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Editorial: back to basics

This country’s high level of child poverty is unacceptable. So, what are we going to do about it?

It was not the uplifting news a country wants to hear two weeks before Christmas. One in four children is said to live in poverty. One in six is described as going without basic necessities – a timely doctor’s visit, a proper bed to sleep in and regular meals.

Getty Images/Listener photo illustration

It’s not poverty as people in Bangladesh and Samoa might understand it. Poverty here is defined as living in a household with less than 60% of the national median income, after housing costs. It’s all relative. Nonetheless, the level of childhood deprivation is a source of shame for a relatively wealthy country that prides itself on its traditions of egalitarianism and social justice.

The issue has been brought into sharp focus by the first annual Child Poverty Monitor report commissioned by Children’s Commissioner Dr Russell Wills. A paediatrician, Wills brings an unusual fervour to his role, perhaps because he sees daily evidence of child illnesses in which poverty – reflected in poor-quality housing, lack of good nutrition and inadequate access to medical services – is a contributor.

According to Wills, the poorest 10% of infants are 10 times more likely to be hospitalised with bronchiolitis than the richest 10%. Such illnesses often occur when children’s brains are developing, raising the prospect that they will be held back for life – a tragedy that should never occur.

It’s hard to argue with Wills’ call for the Government to formulate a plan for tackling child poverty and to set targets. If it can be done with the road toll, he says, why not child poverty? But poverty is infinitely more complex. He acknowledges that the Government has already moved on home insulation, early childhood education and immunisation. Indeed, measures to address poverty accounted for more than $900 million in new funding in the last Budget. The Government also plans to test a housing warrant of fitness scheme under which landlords would be required to ensure hot and cold water, a shower or bath, a functioning toilet, basic insulation and draught-stopping. The provision of such basic amenities hardly seems an oppressive imposition on property owners.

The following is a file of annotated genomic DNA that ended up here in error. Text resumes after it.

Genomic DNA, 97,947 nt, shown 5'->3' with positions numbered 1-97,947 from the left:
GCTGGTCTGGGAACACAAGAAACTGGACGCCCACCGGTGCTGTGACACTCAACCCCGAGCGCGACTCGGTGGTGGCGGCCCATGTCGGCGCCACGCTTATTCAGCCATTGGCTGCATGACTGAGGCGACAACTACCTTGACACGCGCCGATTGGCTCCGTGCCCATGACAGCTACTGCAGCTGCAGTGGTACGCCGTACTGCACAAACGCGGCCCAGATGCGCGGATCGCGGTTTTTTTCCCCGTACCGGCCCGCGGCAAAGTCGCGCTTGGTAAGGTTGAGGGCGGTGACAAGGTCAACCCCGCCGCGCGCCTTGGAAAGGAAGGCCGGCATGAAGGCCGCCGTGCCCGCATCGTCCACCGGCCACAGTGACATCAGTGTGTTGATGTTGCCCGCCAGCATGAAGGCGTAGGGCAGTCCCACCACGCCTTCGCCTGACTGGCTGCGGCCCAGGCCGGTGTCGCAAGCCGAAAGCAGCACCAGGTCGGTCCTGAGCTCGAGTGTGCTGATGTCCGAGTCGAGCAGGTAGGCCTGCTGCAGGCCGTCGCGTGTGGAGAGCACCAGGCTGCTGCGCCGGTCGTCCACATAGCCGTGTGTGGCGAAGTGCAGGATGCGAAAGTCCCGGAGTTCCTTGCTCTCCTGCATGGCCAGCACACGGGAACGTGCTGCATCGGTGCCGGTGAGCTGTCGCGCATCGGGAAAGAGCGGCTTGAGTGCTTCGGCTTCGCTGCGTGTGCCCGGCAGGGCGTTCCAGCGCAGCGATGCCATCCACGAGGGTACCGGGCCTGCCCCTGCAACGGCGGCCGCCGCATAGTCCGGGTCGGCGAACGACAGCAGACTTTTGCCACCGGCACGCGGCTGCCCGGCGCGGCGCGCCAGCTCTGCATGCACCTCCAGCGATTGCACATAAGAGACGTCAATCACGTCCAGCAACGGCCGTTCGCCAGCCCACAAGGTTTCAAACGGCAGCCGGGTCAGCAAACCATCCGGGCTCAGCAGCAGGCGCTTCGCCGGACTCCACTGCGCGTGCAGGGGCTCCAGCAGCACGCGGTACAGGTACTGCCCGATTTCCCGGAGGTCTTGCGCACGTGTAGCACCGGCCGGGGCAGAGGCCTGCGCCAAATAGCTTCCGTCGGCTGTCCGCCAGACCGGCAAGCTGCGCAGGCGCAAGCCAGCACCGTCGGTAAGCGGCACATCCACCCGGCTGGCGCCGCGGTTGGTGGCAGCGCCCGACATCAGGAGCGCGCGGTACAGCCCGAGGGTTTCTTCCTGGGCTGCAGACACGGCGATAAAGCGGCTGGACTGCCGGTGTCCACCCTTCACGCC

But although such measures deal with symptoms of poverty, eradicating the core problem calls for a more holistic, long-term approach. Education is crucial. Literacy and numeracy offer a pathway out of poverty; a point well illustrated by the dedicated teacher in a low-income area of Porirua who, in a radio news item on the child poverty report, reflected proudly on the number of his former pupils who had broken the poverty cycle.

We can all get involved: many New Zealanders play important volunteer roles in groups ranging from SuperGrans – older women imparting life skills to struggling families – to people in the Books in Homes scheme and those who offer their time to help beginning readers of all ages. Unlike many ills, we know the cure for illiteracy. And we can all help, even if it’s the simple Christmas present of a book for a child in need.

But at the heart of the issue lie difficult political and moral choices. Wills’ expert group has sensibly proposed shifting welfare support from older middle-class families to the youngest and poorest, but beyond that the options are harder. Simply increasing welfare payments would mean a transfer of wealth from the productive sector, running the risk that economic growth – the surest means of lifting people out of poverty – would be slowed. The Government will also be alert to the danger of making benefits appear more attractive. Given that poverty is worst among those dependent on benefits, that could be counterproductive.

The goal is to help people into work. It is simply not true, as many claim, that inequality is increasing in New Zealand. The Ministry of Social Development’s latest Household Incomes Report shows the widest gap actually occurred in the mid-2000s and peaked in 2004. There is no evidence of any general rise or fall in income inequality since 2007. Top earners are paying more tax, whereas single-earner two-child families with an income less than about $60,000 from wages pay no net income tax.

Such issues will be fiercely debated in 2014, when child poverty promises to be a defining issue in the general election. But it should not be a debate about whether poverty is acceptable, because it should never be.

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